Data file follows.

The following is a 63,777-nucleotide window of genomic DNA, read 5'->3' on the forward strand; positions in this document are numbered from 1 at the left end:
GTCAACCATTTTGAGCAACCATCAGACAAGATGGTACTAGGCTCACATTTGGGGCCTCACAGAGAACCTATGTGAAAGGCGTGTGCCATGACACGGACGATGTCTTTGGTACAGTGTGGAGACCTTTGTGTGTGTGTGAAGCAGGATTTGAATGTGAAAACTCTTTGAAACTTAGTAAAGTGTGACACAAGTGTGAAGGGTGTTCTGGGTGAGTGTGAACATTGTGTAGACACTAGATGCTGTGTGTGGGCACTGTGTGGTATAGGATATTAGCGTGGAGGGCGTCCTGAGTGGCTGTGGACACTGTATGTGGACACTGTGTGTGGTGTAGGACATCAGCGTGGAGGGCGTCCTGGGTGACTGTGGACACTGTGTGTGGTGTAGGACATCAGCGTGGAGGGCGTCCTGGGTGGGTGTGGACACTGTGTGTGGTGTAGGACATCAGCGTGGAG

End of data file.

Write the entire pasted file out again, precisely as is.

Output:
The following is a 63,777-nucleotide window of genomic DNA, read 5'->3' on the forward strand; positions in this document are numbered from 1 at the left end:
GTCAACCATTTTGAGCAACCATCAGACAAGATGGTACTAGGCTCACATTTGGGGCCTCACAGAGAACCTATGTGAAAGGCGTGTGCCATGACACGGACGATGTCTTTGGTACAGTGTGGAGACCTTTGTGTGTGTGTGAAGCAGGATTTGAATGTGAAAACTCTTTGAAACTTAGTAAAGTGTGACACAAGTGTGAAGGGTGTTCTGGGTGAGTGTGAACATTGTGTAGACACTAGATGCTGTGTGTGGGCACTGTGTGGTATAGGATATTAGCGTGGAGGGCGTCCTGAGTGGCTGTGGACACTGTATGTGGACACTGTGTGTGGTGTAGGACATCAGCGTGGAGGGCGTCCTGGGTGACTGTGGACACTGTGTGTGGTGTAGGACATCAGCGTGGAGGGCGTCCTGGGTGGGTGTGGACACTGTGTGTGGTGTAGGACATCAGCGTGGAG